If the implementation does not accept address constants in
integer constant expressions, then the definition for 'bar'
fails to be an integer constant expression, which is a
constraint violation and a diagnostic must be issued.

You're right, I missed the italics in 6.6p6: it defines the term
"integer constant expression", meaning any violation of a "shall"
means the expression is not an integer constant expression, and that
"integer constant expression" does not simply mean "constant
expression of integer type". However, while 6.6p10 grants permission
to accept other forms of constant expressions, I do not see it
altering the definition of 6.6p6.

6.6p10 allows 'other forms of constant expressions' plural, which
also includes the different subcategories of constant expression.
One reason for doing this is so implementations can define things
like the 'offsetof' macro using an ordinary expression and still
have that expression be an integer constant expression.

Also, if you look at the description of 'constant expression' (as
opposed to the subcategories) all the restrictions on it are
either syntactic or constraints. Violating either of those would
necessitate a diagnostic message, in which case 6.6p10 would
serve no purpose, since the same result could be achieved by just
defining an extension.
An implementation that accepts
"helper + 1 - helper" as a constant expression under 6.6p10 cannot
accept it as an integer constant expression. It is a constant
expression of integer type, which is not the same thing when 6.6p6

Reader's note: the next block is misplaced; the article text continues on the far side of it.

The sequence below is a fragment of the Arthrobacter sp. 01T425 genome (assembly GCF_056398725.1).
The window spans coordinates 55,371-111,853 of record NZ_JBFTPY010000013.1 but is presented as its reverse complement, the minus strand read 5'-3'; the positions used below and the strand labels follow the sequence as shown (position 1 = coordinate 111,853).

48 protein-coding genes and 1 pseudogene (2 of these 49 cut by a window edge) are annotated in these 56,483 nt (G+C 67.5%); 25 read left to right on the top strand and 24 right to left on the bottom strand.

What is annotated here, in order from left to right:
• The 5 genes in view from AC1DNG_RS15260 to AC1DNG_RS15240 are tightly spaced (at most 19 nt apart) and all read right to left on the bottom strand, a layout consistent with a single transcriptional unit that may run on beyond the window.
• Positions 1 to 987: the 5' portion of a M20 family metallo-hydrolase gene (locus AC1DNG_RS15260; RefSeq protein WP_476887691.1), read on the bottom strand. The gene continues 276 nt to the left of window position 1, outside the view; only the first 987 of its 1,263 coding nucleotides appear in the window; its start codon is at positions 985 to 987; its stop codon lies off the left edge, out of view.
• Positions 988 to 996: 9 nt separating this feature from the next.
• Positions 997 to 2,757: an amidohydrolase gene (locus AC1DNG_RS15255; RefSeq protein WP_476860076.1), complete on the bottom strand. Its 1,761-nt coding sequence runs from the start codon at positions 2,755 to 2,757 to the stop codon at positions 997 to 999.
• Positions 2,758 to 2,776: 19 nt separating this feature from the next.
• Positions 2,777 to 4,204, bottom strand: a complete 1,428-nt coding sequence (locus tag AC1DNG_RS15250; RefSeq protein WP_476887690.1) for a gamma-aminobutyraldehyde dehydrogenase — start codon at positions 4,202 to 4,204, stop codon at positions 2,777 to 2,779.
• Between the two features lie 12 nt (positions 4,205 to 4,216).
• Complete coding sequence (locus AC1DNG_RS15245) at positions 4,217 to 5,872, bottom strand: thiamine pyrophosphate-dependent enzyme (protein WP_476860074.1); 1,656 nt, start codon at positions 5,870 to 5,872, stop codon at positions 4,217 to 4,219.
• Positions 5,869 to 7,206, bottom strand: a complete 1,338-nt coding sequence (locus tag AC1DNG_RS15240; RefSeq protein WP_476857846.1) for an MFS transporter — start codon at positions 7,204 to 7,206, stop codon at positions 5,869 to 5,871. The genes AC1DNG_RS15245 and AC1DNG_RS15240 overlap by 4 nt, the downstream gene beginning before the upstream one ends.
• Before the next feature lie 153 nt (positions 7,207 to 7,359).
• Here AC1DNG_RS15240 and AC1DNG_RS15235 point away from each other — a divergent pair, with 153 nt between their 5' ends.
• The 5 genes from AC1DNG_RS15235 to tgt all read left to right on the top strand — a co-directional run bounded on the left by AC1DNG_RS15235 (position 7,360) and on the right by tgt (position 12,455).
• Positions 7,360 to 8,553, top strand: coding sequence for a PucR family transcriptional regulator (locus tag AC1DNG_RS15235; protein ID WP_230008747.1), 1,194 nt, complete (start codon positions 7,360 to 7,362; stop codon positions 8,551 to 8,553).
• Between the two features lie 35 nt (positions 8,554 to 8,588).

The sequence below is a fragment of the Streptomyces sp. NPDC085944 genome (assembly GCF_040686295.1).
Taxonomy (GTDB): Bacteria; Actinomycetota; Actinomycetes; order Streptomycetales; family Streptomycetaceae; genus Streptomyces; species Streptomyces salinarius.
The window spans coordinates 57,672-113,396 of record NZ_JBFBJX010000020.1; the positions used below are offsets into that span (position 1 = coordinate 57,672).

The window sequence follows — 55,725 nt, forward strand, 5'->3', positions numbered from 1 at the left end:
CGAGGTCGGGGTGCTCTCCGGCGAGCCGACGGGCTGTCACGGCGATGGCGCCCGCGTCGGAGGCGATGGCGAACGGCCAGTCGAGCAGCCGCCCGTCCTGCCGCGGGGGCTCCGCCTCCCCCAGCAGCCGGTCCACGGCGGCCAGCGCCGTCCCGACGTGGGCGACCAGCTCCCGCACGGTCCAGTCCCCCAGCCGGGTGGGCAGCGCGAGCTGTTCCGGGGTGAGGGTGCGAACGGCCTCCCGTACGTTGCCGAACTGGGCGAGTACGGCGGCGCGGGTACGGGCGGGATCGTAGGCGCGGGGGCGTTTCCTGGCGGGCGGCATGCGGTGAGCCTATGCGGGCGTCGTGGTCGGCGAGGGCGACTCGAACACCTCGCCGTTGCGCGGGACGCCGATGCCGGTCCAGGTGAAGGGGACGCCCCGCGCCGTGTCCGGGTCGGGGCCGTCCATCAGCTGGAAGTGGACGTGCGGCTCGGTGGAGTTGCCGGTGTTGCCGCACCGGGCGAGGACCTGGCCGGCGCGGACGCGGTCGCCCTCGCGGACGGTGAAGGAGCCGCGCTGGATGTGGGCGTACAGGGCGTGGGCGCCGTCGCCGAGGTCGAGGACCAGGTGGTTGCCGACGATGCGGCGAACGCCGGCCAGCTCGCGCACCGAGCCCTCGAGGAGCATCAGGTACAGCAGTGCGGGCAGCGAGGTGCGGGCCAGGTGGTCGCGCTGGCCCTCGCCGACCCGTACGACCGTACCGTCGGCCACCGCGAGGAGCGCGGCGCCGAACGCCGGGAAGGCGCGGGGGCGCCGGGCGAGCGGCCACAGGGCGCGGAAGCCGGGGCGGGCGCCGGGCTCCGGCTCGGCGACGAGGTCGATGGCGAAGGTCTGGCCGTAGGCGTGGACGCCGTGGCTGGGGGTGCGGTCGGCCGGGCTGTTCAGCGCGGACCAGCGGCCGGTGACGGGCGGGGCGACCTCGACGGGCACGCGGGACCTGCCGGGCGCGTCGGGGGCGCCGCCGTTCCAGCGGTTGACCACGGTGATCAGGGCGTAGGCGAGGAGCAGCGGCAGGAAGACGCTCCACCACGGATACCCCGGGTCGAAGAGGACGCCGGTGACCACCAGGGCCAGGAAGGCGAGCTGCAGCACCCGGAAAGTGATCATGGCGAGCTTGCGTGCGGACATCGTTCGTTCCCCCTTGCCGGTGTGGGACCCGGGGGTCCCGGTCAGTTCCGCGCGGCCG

defines i.c.e. differently. Which means that, on such an
implementation, it is acceptable as an initialiser at file scope, but
not as an enumeration constant.

If 6.6p10 applied only to constant expressions and not to integer
constant expressions what you say would be right, but 6.6p10 also
is meant to allow (and does allow, as I read it) implementations
to accept other forms of integer constant expressions (or address
constants, etc).

I don't think any implementation behaves this way, so either I'm
missing something, or the standard is.

Have you tried gcc -ansi -pedantic ?
 
S

Shao Miller

Shao said:
Shao Miller wrote:

So let's please go on to:

char ** helper;

enum foo {
bar = *helper + 1 - *helper
};

int main(void) {
return 0;
}

That one has the same problem as

int main(void)
{
int x;

x - x;
return 0;
}

In your example, 'x' is not initialized, and I agree that such is a
concern. In the example just above your example, 'helper' is at file
scope[6.9.2p2]. What is the problem, exactly?

I read it wrong. Sorry about that.

No problem.
But, if (helper) is equal to NULL,
which I believe is the case,
then (*helper) is undefined.

I agree that the initially stored value for 'helper' would be comparable
with 'NULL'. I also agree that if '*helper' was evaluated while
'helper' has a null pointer value, then there'd be undefined behaviour.
But even if (*helper) was defined,
then (*helper + 1 - *helper) is still not a constant expression